• UNfortunately (Score:5, Insightful)

    by Anonymous Coward on Friday April 09, 2010 @10:54AM (#31789516)

    This fellow will serve more time than any of the bank CEOs responsible for the huge mess in America's economy.

    • Re:UNfortunately (Score:5, Insightful)

      by Yold (473518) on Friday April 09, 2010 @11:08AM (#31789714)

      Yes I see your point, but what he did was ILLEGAL. What bank CEOs did was idiotic and a byproduct of Greenspan's Randian/laissez faire outlook on "self-regulation". They weren't violating the law, this guy was. He was deliberately engaged in an act of theft, which doesn't compare to the cluster-fuck of idiocy that caused the last recession. Bank CEOs were reckless, the government was allowing it to happen, and a bunch of toxic assets were being rated as AAA bonds.

      With that said, the real outrage is that some of the CEOs of failed banks made millions off there own failures. When you become CEO you should sign a contract saying "I will return 100% of my bonuses if my fuckups cause this company to fail".

      • Re:UNfortunately (Score:5, Informative)

        by violasvegas (1662837) on Friday April 09, 2010 @11:21AM (#31789882)
        Actually, what some of these CEO's did was pretty plainly illegal. See - Lehman Brothers and the use of Repo 105. NY Times has a good breakdown. You can find it here: http://dealbook.blogs.nytimes.com/2010/03/12/the-british-origins-of-lehmans-accounting-gimmick/ [nytimes.com] Even their own internal legal review determined that the practice was illegal in the US, hence the need to do it secretly in England.
        • by tekrat (242117)

          That's a good point, and I'll bet the Lehman officers will never do even a second of jail-time. But to go back to the parent-post (or gandparent post, I'm lost at this point)... The poster points out that what this loser did was "illegal" and what the banks did to fuck the economy wasn't "illegal".

          I'd like to point out that "duh" -- OF COURSE, it's designed that way. Laws in this country ARE DESIGNED to make everything done by a "citizen" illegal, while anything done by large, faceless corps are legal. This

      • by Dishevel (1105119) *
        While the Government was not regulating the banks well I have to wonder... If there was NO regulation at all.

        Wouldn't customers be much more likely to know what exactly the banks were doing with their deposits?

        Would they not then move their money to institutions that were more conservative and careful with those deposits?

        Which I think might make banks that were smart and careful more successful and more profitable in the long run than banks that take huge chances. With people less protected and more aware

        • Re: (Score:3, Informative)

          by Yold (473518)

          I think that True market forces can do a better job at regulation than the US Government can.

          Until greed, credit, and gullibility enter into the equation. What do you think causes the Great Depression? Unregulated securities markets and overvalued stocks fueled by the credit of your average citizen. What do you think causes the last recession? Under-regulation in the securities markets, and overvalued bonds fueled by the credit (mortgages) of your average citizen. For fucks-sake, my 20 year old friend had a $150,000 mortgage on $30,000 of income for a house that is now worth $40,000. He defaulted,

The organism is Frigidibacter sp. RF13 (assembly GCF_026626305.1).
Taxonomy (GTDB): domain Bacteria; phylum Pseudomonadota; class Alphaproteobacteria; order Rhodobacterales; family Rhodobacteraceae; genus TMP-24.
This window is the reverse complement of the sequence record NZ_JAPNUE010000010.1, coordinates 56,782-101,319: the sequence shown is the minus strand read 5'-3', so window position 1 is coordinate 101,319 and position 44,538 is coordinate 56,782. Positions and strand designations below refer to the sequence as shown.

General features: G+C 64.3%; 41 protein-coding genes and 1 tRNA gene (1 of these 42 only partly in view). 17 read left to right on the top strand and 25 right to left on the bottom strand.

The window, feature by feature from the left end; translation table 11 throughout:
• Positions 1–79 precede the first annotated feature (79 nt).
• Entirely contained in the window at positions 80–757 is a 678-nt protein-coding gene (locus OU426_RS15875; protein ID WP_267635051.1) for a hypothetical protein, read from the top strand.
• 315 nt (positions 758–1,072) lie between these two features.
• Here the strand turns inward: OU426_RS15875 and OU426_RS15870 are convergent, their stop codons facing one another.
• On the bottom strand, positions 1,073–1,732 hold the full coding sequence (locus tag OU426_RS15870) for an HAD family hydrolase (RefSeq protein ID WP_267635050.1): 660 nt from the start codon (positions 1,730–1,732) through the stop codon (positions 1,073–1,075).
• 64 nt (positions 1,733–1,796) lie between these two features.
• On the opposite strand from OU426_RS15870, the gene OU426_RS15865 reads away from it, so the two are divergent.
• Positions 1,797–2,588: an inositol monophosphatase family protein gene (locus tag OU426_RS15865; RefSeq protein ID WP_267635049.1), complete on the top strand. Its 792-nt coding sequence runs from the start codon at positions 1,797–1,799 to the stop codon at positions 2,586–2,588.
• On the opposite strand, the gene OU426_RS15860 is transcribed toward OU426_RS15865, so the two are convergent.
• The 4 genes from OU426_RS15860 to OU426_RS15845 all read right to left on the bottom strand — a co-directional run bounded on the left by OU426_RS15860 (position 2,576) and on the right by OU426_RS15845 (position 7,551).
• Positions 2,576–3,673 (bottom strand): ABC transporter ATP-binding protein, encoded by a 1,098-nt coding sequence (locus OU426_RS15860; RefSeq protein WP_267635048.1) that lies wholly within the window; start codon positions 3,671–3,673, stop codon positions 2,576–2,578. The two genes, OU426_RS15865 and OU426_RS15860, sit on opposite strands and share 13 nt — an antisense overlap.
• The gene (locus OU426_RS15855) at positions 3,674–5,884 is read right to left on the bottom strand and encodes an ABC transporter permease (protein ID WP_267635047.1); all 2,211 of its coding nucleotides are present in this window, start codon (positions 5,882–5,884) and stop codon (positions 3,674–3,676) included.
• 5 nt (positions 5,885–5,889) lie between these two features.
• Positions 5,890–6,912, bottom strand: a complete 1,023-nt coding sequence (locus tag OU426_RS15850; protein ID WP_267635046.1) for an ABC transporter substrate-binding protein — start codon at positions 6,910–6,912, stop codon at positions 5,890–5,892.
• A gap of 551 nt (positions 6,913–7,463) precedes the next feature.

• For fucks-sake, my 20 year old friend had a $150,000 mortgage on $30,000 of income for a house that is now worth $40,000.

            One thing that I never see in these discussions is the lack of financial literacy of the general public. Who the fuck buys anything that is worth a) more than 5 times their yearly income, and b) was worth 50% the price paid for about 2-3 years ago?

            I don't care what the interest rate is that you pay the first 6 months. If you make x per year and something costs 5x, you're not going to pay it off, ever. Unless you make about 10 million a year and have a golden parachute for 50 million. But then, the rules don

            • by geekoid (135745)

              Lots of people./
              BTW 150K house would be under 700 a month at 5%.

              Walking away may have just been a prudent financial decision. I suspect if it dropped to 100K he wouldn't have walked away.

              You are looking at it wrong. It's not pay 700 a month, or payu nothing.
              It's pay 700 dollars a month in a home you might get equity for, vs 700 a month for an apartment.

              Why pay that kind of money for a house that is no longer worth it? Better to walk, wait a couple of year and the purchase again.

              Historically what would have

        • by geekoid (135745)

          no. There was a time of no regulation. It led to massive financial and class failure.

          When the people at the top of the market lie, how is a consumer supposed to know?
          Yes, we are conservative with your money. right up until the time you loose everything and we leave with pockets full of cash.

          People, such as yourself, seem to forget that the regulations stem from past abuses that caused financial crisis.

          True market forces is a myth. You can only have true market forces in a world where all actions and informa

          • by Richy_T (111409)

            People, such as yourself, seem to forget that the regulations stem from past abuses that caused financial crisis.